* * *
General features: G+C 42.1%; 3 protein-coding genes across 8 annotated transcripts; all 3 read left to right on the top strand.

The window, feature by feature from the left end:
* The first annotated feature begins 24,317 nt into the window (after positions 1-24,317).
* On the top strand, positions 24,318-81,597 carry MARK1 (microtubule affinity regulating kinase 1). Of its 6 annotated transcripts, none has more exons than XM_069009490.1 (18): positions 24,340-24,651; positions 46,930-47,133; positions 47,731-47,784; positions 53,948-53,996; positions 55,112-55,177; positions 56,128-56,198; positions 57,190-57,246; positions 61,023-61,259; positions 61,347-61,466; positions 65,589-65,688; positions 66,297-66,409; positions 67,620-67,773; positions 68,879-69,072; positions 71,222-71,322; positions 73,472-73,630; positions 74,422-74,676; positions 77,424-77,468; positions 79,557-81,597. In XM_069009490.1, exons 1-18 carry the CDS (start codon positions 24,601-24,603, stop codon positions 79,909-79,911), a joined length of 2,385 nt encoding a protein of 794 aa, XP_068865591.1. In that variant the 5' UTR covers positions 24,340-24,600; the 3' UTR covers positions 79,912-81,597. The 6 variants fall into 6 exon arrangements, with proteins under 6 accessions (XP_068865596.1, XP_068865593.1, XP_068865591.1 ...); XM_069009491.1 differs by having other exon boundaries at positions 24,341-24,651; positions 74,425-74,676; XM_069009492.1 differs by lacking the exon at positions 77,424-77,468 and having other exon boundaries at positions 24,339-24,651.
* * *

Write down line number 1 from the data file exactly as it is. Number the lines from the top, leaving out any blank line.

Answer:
General features: G+C 42.1%; 3 protein-coding genes across 8 annotated transcripts; all 3 read left to right on the top strand.